This is also the living way, as contrasted to the way of the law in the Old Testament, which law was “the ministration of death” or “the ministration of condemnation” (). For that law established by God through Moses could only serve to show that the way of holiness required by God, the only way into fellowship with God, was closed to our works. The law only exposed our guilt. “Therefore by the deeds of the law there shall no flesh be justified in his sight: for by the law is the knowledge of sin” ( ).
During the Old Testament, when—according to—the law served as the schoolmaster to lead God’s people to Christ, that law spelled out every detail of life, condemning everyone who failed to perform every single work of the law. If you failed in one thing, you stood condemned. And therefore everyone stood condemned! In that way the law pointed them to their need for Christ, their Messiah, who alone could perform the whole law in perfect obedience to God, and doing so on their behalf would free them from the curse of the law, being made a curse for them ( ).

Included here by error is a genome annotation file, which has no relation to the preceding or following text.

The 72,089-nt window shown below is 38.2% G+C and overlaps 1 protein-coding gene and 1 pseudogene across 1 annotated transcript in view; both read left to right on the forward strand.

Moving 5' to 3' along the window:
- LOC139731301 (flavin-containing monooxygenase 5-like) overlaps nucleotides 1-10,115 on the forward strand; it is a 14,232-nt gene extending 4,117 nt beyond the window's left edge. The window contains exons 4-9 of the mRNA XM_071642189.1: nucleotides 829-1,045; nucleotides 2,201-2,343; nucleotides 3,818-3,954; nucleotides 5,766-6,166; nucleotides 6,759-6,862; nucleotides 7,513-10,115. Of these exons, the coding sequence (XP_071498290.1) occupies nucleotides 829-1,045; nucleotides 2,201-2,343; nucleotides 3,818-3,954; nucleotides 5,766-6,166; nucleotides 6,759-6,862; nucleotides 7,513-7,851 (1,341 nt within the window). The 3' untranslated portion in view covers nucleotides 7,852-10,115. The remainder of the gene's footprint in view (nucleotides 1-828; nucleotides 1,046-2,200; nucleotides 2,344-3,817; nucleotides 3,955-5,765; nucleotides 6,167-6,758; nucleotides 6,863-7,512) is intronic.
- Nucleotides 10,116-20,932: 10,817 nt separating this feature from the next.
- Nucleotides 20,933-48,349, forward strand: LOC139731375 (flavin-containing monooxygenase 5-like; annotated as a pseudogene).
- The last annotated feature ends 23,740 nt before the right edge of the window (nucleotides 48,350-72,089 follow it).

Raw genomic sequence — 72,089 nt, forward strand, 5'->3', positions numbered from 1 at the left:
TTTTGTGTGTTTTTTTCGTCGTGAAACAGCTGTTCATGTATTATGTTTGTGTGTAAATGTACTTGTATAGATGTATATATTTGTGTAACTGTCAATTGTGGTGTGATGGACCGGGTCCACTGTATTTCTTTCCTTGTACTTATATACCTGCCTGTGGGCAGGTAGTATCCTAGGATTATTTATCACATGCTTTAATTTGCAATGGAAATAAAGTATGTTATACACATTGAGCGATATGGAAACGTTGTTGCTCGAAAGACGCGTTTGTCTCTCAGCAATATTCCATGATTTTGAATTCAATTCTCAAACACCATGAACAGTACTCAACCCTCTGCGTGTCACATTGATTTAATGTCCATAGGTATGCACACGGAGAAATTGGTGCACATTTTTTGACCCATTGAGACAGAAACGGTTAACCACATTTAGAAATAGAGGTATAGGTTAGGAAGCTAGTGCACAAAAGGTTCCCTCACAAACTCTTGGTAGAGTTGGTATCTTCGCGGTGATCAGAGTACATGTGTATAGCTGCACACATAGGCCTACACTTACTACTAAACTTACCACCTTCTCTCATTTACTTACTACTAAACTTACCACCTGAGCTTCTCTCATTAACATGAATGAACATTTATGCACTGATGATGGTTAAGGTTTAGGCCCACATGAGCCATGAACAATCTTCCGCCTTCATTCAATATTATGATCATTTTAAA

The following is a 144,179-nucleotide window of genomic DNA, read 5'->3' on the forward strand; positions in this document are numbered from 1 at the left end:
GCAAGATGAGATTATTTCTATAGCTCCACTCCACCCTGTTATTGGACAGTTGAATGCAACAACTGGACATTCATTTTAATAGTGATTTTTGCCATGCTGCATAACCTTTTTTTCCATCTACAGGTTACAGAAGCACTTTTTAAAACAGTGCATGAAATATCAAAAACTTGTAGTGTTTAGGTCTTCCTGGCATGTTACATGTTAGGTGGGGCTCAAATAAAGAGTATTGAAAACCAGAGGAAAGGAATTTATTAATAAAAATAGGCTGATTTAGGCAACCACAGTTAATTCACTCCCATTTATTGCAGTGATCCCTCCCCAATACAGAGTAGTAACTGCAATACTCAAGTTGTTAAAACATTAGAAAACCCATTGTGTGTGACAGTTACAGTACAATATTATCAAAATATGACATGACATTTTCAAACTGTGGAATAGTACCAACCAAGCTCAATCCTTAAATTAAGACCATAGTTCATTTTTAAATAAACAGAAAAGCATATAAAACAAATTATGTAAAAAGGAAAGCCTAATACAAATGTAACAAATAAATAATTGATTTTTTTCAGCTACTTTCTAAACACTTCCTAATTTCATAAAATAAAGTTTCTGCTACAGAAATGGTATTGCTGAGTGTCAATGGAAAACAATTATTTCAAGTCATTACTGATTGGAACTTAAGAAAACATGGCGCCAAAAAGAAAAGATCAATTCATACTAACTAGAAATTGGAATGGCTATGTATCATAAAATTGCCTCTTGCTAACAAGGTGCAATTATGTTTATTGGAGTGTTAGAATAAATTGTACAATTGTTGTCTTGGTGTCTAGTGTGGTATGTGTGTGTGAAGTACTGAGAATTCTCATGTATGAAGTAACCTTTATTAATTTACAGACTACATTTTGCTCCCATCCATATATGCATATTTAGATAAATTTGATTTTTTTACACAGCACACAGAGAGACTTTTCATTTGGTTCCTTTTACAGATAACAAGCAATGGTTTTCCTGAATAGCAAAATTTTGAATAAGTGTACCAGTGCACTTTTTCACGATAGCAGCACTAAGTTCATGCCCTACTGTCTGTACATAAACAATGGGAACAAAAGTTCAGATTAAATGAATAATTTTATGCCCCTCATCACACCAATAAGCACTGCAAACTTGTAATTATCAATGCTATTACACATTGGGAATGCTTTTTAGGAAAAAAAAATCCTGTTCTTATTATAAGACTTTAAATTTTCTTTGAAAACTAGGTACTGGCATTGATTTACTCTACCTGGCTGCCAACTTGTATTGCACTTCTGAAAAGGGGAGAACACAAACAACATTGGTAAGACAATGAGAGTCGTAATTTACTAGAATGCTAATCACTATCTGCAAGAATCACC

“But now the righteousness of God without the law is manifested, being witnessed by the law and the prophets; Even the righteousness of God which is by faith of Jesus Christ unto all and upon all them that believe” (a). The law, therefore, “was our schoolmaster to bring us unto Christ, that we might be justified by faith. But after that faith is come, we are no longer under a schoolmaster” ( ). The law pointed to the coming Messiah as the realization of God’s covenant, the One who alone could give life to us by reconciling us unto God and establishing us as new creatures, adopted children of our heavenly Father. In that fellowship with God is life. In that fellowship with God, as partakers of His covenant life, there is also the understanding of what it is to live in the full assurance of faith.